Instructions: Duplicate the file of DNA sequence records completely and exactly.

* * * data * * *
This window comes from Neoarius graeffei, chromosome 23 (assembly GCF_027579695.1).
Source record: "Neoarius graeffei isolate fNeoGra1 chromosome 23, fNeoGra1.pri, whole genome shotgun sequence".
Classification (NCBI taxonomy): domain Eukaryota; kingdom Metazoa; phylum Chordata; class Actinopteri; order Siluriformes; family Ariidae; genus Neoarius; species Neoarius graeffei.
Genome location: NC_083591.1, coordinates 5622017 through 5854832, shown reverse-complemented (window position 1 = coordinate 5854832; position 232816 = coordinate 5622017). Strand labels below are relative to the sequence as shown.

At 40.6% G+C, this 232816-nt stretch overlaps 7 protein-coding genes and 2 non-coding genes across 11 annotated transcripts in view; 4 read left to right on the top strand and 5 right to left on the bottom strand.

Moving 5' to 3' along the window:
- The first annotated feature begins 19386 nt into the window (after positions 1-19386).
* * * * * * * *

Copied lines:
This window comes from Neoarius graeffei, chromosome 23 (assembly GCF_027579695.1).
Source record: "Neoarius graeffei isolate fNeoGra1 chromosome 23, fNeoGra1.pri, whole genome shotgun sequence".
Classification (NCBI taxonomy): domain Eukaryota; kingdom Metazoa; phylum Chordata; class Actinopteri; order Siluriformes; family Ariidae; genus Neoarius; species Neoarius graeffei.
Genome location: NC_083591.1, coordinates 5622017 through 5854832, shown reverse-complemented (window position 1 = coordinate 5854832; position 232816 = coordinate 5622017). Strand labels below are relative to the sequence as shown.

At 40.6% G+C, this 232816-nt stretch overlaps 7 protein-coding genes and 2 non-coding genes across 11 annotated transcripts in view; 4 read left to right on the top strand and 5 right to left on the bottom strand.

Moving 5' to 3' along the window:
- The first annotated feature begins 19386 nt into the window (after positions 1-19386).